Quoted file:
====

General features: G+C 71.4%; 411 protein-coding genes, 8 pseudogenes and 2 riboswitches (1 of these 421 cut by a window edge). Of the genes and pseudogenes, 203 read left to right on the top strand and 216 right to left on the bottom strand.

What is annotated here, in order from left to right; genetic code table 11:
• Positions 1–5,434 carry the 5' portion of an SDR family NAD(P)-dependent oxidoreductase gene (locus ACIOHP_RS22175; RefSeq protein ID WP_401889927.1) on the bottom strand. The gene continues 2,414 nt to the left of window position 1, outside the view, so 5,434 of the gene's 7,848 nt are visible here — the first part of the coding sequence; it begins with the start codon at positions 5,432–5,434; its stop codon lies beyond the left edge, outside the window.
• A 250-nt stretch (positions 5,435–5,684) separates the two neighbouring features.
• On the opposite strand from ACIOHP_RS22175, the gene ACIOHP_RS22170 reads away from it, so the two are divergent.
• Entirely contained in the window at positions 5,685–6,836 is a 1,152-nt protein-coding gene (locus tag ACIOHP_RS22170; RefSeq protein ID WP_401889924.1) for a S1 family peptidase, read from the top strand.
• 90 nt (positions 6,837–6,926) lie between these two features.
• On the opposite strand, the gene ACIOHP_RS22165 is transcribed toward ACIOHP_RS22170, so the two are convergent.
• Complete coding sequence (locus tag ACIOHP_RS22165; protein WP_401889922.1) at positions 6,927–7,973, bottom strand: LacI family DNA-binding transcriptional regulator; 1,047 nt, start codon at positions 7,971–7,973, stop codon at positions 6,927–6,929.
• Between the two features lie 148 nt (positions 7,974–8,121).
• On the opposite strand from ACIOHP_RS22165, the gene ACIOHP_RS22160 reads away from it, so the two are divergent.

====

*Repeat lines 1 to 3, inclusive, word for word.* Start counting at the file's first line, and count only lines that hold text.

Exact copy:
General features: G+C 71.4%; 411 protein-coding genes, 8 pseudogenes and 2 riboswitches (1 of these 421 cut by a window edge). Of the genes and pseudogenes, 203 read left to right on the top strand and 216 right to left on the bottom strand.

What is annotated here, in order from left to right; genetic code table 11:
• Positions 1–5,434 carry the 5' portion of an SDR family NAD(P)-dependent oxidoreductase gene (locus ACIOHP_RS22175; RefSeq protein ID WP_401889927.1) on the bottom strand. The gene continues 2,414 nt to the left of window position 1, outside the view, so 5,434 of the gene's 7,848 nt are visible here — the first part of the coding sequence; it begins with the start codon at positions 5,432–5,434; its stop codon lies beyond the left edge, outside the window.